If you ask, ‘is this all?’ I would say, ‘yes, this is all.’ Although there are other works entitled “New Spring,” they are all different works. Work No. 9 is the final piece of the series, and it is composed of four lines, reminding of a haiku for such short form of poetry. The poem is easy to transcribe, which is why it is written in calligraphy, and many elderly women who learn Korean also love to write out the poem. Admiring the poem’s conciseness and succinctness, one may be surprised to find out that it is written by poet Kim Chi-ha.
Kim Chi-ha advocated democracy through his poems, such as “The Yellow Earth,” “Road to Seoul,” and “With a Burning Thirst.” He wrote his feelings of compassion in “Love Thy Neighbor” and championed the value of life. Kim’s fearless words and action seem to be incompatible with the poem “New Spring 9.”
However, is such incongruity really that awkward? Although the poet is known to have become a proponent for the value of life in his declining years, Kim treasured life very much since the early years of his career. The poet was enraged by the authoritarian regime under which a person tied down another person, where a person recklessly beat and killed his fellow citizen. Underneath his anger were love and life. “Because I like a green pine, I even like cherry blossoms,” the poet wrote. Love and life are the focus of this poem. Readers might wonder at first, asking if this is really Kim Chi-ha’s poem. Then they realize that this is in fact written by Kim.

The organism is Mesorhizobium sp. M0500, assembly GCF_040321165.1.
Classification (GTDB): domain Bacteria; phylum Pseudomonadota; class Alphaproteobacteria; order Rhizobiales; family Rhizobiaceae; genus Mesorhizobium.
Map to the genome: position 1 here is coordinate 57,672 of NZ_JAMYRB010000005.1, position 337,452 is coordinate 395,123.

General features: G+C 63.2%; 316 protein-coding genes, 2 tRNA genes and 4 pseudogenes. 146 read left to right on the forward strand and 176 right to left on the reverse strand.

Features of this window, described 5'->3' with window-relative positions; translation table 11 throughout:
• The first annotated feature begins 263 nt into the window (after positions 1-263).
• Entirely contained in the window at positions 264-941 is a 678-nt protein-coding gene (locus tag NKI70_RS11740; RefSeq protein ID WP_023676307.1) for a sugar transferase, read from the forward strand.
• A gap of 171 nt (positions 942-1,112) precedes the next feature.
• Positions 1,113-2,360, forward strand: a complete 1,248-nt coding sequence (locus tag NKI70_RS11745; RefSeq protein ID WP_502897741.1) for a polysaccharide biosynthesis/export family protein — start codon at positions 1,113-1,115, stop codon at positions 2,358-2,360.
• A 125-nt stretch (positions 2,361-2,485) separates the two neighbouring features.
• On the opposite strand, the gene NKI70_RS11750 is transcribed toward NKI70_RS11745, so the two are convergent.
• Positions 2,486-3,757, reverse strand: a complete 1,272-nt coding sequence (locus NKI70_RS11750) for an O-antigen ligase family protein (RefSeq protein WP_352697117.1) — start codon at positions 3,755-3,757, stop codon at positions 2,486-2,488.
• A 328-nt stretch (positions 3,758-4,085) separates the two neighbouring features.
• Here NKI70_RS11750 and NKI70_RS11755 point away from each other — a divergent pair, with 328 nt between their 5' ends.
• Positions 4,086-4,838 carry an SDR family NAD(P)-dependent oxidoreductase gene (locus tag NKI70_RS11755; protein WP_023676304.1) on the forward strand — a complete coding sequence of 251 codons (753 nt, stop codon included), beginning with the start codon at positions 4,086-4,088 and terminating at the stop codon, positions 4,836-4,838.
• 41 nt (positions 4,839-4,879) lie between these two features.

The poet passed away in the days bordering on spring and summer, yet this work of the poet remains. A poet passes on what remains even after it is gone.